Theory About The Listener
Popular Music and "Leisure Time"
 In order to understand why this whole type of music (i.e., popular music in general) maintains its hold on the masses, some considerations of a general kind may be appropriate.
 The frame of mind to which popular music originally appealed, on which it feeds, and which it perpetually reinforces, is simultaneously one of distraction and inattention. Listeners are distracted from the demands of reality by entertainment which does not demand attention either.
 The notion of distraction can be properly understood only within its social setting and not in self-subsistent terms of individual psychology. Distraction is bound to the present mode of production, to the rationalized and mechanized process of labor to which, directly or indirectly, masses are subject. This mode of production, which engenders fears and anxiety about unemployment, loss of income, war, has its "nonproductive" correlate in entertainment; that is, relaxation which does not involve the effort of concentration at all. People want to have fun. A fully concentrated and conscious experience of art is possible only to those whose lives do not put such a strain on them that in their spare time they want relief from both boredom and effort simultaneously. The whole sphere of cheap commercial entertainment reflects this dual desire. It induces relaxation because it is patterned and pre-digested. Its being patterned and pre-digested serves within the psychological household of the masses to spare them the effort of that participation (even in listening or observation) without which there can be no receptivity to art. On the other hand, the stimuli they provide permit an escape from the boredom of mechanized labor.
 The promoters of commercialized entertainment exonerate themselves by referring to the fact that they are giving the masses what they want. This is an ideology appropriate to commercial purposes: the less the mass discriminates, the greater the possibility of selling cultural commodities indiscriminately. Yet this ideology of vested interest cannot be dismissed so easily. It is not possible completely to deny that mass consciousness can be molded by the operative agencies only because the masses "want this stuff."
 But why do they want this stuff? In our present society the masses themselves are kneaded by the same mode of production as the arti-craft material foisted upon them. The customers of musical entertainment are themselves objects or, indeed, products of the same mechanisms which determine the production of popular music. Their spare time serves only to reproduce their working capacity. It is a means instead of an end. The power of the process of production extends over the time intervals which on the surface appear to be "free." They want standardized goods and pseudo-individualization, because their leisure is an escape from work and at the same time is molded after those psychological attitudes to which their workaday world exclusively habituates them. Popular music is for the masses a perpetual bus man's holiday. Thus, there is justihcation for speaking of a preestablished harmony today between production and consumption of popular music. The people clamor for what they are going to get anyhow.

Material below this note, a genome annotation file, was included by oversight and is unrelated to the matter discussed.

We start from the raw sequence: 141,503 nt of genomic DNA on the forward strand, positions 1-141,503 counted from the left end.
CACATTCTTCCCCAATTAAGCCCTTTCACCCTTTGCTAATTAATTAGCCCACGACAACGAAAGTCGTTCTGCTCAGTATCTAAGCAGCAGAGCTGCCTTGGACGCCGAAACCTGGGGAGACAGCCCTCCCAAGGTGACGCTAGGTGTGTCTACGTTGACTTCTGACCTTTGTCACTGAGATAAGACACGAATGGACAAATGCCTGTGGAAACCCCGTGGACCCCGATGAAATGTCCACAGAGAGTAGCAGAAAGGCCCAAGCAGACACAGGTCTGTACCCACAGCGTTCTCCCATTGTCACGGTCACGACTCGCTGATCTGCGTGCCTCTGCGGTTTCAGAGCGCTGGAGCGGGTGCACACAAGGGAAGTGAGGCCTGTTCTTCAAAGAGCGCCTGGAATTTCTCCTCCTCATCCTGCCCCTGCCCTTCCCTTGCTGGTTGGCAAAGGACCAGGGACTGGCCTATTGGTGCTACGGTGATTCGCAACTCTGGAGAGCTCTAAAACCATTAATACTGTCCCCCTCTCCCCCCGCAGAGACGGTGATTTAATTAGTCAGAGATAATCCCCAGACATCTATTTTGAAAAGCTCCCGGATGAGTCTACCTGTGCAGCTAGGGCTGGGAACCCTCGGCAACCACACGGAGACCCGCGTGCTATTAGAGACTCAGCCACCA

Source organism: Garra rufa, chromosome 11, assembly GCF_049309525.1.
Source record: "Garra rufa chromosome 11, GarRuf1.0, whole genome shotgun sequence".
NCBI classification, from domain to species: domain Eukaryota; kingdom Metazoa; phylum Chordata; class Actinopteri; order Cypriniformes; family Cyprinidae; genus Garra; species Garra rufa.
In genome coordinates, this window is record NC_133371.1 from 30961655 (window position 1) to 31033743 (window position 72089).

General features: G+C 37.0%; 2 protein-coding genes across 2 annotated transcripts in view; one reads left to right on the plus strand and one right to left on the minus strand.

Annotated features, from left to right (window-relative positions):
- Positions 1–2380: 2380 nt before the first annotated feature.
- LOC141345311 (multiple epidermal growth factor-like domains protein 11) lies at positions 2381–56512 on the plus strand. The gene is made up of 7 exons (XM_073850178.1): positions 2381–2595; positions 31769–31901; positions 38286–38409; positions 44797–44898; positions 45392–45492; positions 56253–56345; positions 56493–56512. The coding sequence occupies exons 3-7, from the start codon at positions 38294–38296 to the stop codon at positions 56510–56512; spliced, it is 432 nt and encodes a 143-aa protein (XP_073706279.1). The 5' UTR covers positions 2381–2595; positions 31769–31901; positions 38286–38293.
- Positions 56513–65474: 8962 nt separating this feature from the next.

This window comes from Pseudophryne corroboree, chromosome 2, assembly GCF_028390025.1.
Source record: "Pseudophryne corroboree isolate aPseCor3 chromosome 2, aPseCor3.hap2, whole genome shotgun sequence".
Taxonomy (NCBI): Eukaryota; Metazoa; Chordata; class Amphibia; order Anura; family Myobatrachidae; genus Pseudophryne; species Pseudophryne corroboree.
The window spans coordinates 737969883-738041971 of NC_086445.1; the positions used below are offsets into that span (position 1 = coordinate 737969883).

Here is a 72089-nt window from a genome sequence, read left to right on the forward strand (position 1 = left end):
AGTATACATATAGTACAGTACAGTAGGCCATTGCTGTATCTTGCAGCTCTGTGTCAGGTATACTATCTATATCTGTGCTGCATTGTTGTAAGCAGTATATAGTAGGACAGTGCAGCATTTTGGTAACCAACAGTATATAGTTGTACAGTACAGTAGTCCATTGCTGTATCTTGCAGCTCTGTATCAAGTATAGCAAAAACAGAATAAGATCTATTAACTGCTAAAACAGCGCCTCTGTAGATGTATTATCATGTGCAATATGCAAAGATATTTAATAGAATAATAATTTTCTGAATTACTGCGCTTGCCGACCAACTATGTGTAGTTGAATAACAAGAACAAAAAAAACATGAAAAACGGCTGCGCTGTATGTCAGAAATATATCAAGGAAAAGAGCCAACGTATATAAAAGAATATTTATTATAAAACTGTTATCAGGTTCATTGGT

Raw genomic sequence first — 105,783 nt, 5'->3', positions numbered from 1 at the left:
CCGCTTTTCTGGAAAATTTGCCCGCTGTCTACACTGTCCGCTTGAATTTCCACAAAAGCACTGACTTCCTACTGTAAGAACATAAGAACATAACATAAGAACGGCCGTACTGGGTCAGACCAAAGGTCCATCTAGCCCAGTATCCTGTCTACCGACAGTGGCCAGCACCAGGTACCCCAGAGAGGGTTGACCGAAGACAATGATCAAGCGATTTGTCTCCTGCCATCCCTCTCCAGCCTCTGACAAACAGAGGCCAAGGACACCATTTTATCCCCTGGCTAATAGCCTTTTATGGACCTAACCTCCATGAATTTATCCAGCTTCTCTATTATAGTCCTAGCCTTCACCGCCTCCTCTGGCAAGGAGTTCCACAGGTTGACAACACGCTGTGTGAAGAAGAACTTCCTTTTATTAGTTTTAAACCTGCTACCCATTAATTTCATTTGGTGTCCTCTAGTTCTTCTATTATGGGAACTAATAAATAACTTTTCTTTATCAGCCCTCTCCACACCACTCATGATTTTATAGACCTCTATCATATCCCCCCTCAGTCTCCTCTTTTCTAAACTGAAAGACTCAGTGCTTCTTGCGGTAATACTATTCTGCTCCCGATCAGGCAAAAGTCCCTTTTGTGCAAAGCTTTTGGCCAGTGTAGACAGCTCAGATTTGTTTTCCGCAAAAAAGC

To escape boredom and avoid effort are incompatible--hence the reproduction of the very attitude from which escape is sought. To be sure, the way in which they must work on the assembly line, in the factory, or at office machines denies people any novelty. They seek novelty, but the strain and boredom associated with actual work leads to avoidance of effort in that leisure time which offers the only chance for really new experience. As a substitute, they crave a stimulant. Popular music comes to offer it. Its stimulations are met with the inability to vest effort in the ever-identical. This means boredom again. It is a circle which makes escape impossible. The impossibility of escape causes the widespread attitude of inattention toward popular music. The moment of recognition is that of effortless sensation. The sudden attention attached to this moment burns itself out instanter and relegates the listener to a realm of inattention and distraction. On the one hand, the domain of production and plugging presupposes distraction and, on the other, produces it.
 In this situation the industry faces an insoluble problem. It must arouse attention by means of ever-new products, but this attention spells their doom. If no attention is given to the song, it cannot be sold; if attention is paid to it, there is always the possibility that people will no longer accept it, because they know it too well. This partly accounts for the constantly renewed effort to sweep the market with new products, to hound them to their graves; then to repeat the infanticidal maneuver again and again.
 On the other hand, distraction is not only a presupposition but also a product of popular music. The tunes themselves lull the listener to inattention. They tell him not to worry for he will not miss anything.